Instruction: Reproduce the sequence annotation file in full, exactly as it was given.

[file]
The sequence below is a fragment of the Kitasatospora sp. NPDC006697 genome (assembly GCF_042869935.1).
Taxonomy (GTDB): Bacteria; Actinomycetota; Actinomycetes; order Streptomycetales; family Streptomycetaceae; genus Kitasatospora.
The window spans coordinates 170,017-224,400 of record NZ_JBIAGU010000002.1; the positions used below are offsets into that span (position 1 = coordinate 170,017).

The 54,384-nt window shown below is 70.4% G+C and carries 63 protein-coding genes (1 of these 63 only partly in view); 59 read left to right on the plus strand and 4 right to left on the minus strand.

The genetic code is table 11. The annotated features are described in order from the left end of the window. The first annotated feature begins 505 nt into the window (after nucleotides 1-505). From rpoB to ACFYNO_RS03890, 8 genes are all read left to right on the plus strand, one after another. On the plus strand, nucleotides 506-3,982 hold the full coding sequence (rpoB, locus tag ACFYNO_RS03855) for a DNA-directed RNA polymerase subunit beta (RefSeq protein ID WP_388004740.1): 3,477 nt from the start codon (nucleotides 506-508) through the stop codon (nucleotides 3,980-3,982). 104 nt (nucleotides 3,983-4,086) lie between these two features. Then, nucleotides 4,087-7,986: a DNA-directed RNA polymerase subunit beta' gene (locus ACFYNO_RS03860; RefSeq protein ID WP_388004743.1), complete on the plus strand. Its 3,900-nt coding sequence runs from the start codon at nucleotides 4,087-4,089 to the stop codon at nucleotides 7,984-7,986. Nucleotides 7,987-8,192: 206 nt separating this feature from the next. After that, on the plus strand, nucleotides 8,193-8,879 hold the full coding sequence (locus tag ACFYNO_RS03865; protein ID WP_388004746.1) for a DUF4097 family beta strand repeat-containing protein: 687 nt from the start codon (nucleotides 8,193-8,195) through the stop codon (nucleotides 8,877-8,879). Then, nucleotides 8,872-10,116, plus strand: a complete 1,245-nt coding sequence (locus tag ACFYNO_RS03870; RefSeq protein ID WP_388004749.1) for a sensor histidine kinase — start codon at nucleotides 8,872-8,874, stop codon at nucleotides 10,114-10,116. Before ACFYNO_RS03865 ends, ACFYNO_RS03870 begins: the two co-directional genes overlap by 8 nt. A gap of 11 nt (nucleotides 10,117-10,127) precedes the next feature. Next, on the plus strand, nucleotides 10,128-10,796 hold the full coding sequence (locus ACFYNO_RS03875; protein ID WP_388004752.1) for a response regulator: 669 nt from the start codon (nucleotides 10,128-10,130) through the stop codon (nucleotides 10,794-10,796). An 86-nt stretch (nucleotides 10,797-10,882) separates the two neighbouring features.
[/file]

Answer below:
The sequence below is a fragment of the Kitasatospora sp. NPDC006697 genome (assembly GCF_042869935.1).
Taxonomy (GTDB): Bacteria; Actinomycetota; Actinomycetes; order Streptomycetales; family Streptomycetaceae; genus Kitasatospora.
The window spans coordinates 170,017-224,400 of record NZ_JBIAGU010000002.1; the positions used below are offsets into that span (position 1 = coordinate 170,017).

The 54,384-nt window shown below is 70.4% G+C and carries 63 protein-coding genes (1 of these 63 only partly in view); 59 read left to right on the plus strand and 4 right to left on the minus strand.

The genetic code is table 11. The annotated features are described in order from the left end of the window. The first annotated feature begins 505 nt into the window (after nucleotides 1-505). From rpoB to ACFYNO_RS03890, 8 genes are all read left to right on the plus strand, one after another. On the plus strand, nucleotides 506-3,982 hold the full coding sequence (rpoB, locus tag ACFYNO_RS03855) for a DNA-directed RNA polymerase subunit beta (RefSeq protein ID WP_388004740.1): 3,477 nt from the start codon (nucleotides 506-508) through the stop codon (nucleotides 3,980-3,982). 104 nt (nucleotides 3,983-4,086) lie between these two features. Then, nucleotides 4,087-7,986: a DNA-directed RNA polymerase subunit beta' gene (locus ACFYNO_RS03860; RefSeq protein ID WP_388004743.1), complete on the plus strand. Its 3,900-nt coding sequence runs from the start codon at nucleotides 4,087-4,089 to the stop codon at nucleotides 7,984-7,986. Nucleotides 7,987-8,192: 206 nt separating this feature from the next. After that, on the plus strand, nucleotides 8,193-8,879 hold the full coding sequence (locus tag ACFYNO_RS03865; protein ID WP_388004746.1) for a DUF4097 family beta strand repeat-containing protein: 687 nt from the start codon (nucleotides 8,193-8,195) through the stop codon (nucleotides 8,877-8,879). Then, nucleotides 8,872-10,116, plus strand: a complete 1,245-nt coding sequence (locus tag ACFYNO_RS03870; RefSeq protein ID WP_388004749.1) for a sensor histidine kinase — start codon at nucleotides 8,872-8,874, stop codon at nucleotides 10,114-10,116. Before ACFYNO_RS03865 ends, ACFYNO_RS03870 begins: the two co-directional genes overlap by 8 nt. A gap of 11 nt (nucleotides 10,117-10,127) precedes the next feature. Next, on the plus strand, nucleotides 10,128-10,796 hold the full coding sequence (locus ACFYNO_RS03875; protein ID WP_388004752.1) for a response regulator: 669 nt from the start codon (nucleotides 10,128-10,130) through the stop codon (nucleotides 10,794-10,796). An 86-nt stretch (nucleotides 10,797-10,882) separates the two neighbouring features.